Republic Act 7586, Act of 1992 designated areas specified by law, presidential decree, proclamation or executive order as national park, game refuge, bird and wildlife sanctuary, wilderness area, strict nature reserve, watershed, mangrove reserve...as initial components of the System.
Wildlife Act 2001
The enactment of Republic Act 9147 or the Wildlife Act 2001 tremendously decreased the illegal collection and trade of wildlife resources.
EARLY FILIPINO CIVILIZATION
Magellan’s Italian expeditionary ethnographer, went ashore in 1521 to parley with the ruler of Limasawa, they sat together in a boat drawn up on shore which Pigafetta called a balangai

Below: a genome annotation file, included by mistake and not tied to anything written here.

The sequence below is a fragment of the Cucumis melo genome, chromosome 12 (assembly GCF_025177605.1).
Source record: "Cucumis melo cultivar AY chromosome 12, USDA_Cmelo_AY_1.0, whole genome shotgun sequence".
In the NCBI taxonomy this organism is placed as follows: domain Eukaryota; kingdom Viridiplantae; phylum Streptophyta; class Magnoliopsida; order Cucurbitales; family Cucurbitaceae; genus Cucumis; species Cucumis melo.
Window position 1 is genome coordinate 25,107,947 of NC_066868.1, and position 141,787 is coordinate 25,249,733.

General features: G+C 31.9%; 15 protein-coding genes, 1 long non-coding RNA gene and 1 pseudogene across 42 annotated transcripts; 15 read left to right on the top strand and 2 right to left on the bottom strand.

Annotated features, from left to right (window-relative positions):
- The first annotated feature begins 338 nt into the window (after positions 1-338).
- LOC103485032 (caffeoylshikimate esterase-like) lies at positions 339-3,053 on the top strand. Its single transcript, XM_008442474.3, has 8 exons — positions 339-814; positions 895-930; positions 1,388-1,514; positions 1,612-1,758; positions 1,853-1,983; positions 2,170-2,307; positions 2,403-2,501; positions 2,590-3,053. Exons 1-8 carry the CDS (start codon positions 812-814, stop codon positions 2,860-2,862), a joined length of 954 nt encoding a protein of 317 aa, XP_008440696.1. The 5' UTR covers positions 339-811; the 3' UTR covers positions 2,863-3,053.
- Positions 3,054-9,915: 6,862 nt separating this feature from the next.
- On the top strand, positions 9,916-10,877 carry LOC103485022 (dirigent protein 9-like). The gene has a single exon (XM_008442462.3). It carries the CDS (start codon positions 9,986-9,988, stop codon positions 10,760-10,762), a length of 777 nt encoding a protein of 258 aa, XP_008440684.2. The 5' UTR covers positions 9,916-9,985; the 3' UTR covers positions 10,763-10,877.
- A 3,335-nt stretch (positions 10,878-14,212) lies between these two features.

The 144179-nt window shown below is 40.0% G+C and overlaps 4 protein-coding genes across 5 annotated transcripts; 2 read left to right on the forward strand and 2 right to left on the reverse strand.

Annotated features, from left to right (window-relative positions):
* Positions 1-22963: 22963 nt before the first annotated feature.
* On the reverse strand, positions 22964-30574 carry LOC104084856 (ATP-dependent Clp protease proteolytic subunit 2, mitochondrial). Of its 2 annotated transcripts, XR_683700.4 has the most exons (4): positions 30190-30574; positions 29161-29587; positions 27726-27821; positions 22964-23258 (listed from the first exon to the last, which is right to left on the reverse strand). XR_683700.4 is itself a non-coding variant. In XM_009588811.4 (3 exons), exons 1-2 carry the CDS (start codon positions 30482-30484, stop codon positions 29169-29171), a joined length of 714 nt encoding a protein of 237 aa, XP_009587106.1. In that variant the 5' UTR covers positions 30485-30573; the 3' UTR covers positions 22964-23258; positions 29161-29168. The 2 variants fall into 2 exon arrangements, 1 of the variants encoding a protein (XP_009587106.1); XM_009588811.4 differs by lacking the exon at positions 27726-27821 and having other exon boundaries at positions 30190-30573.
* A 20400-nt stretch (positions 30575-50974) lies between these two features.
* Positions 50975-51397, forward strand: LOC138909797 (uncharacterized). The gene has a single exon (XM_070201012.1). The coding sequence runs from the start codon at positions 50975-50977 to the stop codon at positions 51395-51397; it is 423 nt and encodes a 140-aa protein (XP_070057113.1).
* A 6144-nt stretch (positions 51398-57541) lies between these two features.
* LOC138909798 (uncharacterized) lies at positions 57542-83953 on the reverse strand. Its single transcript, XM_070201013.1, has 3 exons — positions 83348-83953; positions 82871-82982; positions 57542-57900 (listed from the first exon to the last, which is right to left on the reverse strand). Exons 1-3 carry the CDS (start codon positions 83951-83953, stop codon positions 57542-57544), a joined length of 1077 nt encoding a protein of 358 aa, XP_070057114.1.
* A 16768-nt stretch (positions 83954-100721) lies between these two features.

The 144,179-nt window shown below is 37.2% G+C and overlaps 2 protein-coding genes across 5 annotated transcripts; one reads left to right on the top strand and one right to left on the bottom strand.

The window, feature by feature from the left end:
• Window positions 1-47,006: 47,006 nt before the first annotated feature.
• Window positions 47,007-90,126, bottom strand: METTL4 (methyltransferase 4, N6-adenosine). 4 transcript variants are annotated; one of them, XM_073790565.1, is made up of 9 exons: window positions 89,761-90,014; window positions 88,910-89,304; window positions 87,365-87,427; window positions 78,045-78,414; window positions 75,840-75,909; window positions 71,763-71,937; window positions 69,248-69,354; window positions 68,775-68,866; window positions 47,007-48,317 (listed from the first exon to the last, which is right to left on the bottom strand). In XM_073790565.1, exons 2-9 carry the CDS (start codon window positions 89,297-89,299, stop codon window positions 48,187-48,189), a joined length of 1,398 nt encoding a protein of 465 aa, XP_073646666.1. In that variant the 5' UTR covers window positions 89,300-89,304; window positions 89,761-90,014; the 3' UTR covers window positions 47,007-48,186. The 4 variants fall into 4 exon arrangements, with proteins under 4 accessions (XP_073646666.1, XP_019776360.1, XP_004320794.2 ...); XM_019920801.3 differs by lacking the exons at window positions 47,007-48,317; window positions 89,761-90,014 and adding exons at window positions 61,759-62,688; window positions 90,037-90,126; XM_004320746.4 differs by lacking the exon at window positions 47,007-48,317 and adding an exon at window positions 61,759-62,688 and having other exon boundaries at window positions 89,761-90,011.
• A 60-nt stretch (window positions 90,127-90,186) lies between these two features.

Word for boat also being used for the smallest unit of Tagalog society
Colonial term, a political unit loyal to a local boss
This perks up their readiness to serve the people’s needs, whether prioritize as regular or urgent.
THE SPANISH EXPERIENCE
A Portuguese born leader of five Spanish ships, stumbled onto islands in 1521 in his search for the lucrative spices of the Indies
Slave of Magellan who returned to Spain to complete the first circumnavigation of the globe
Barangays were coaxed or coerced into towns (cabeceras) organized around a newly built church with a resident friar
Small outlaying settlements equipped with a chapel to receive a visiting friar Reduccion
Bajo de la campana
Under the church bells
To bring all indios into Christian communities bajo de la campana and to accurately count the population in order to collect the tribute, the combined goals of church and state carried under friar supervision.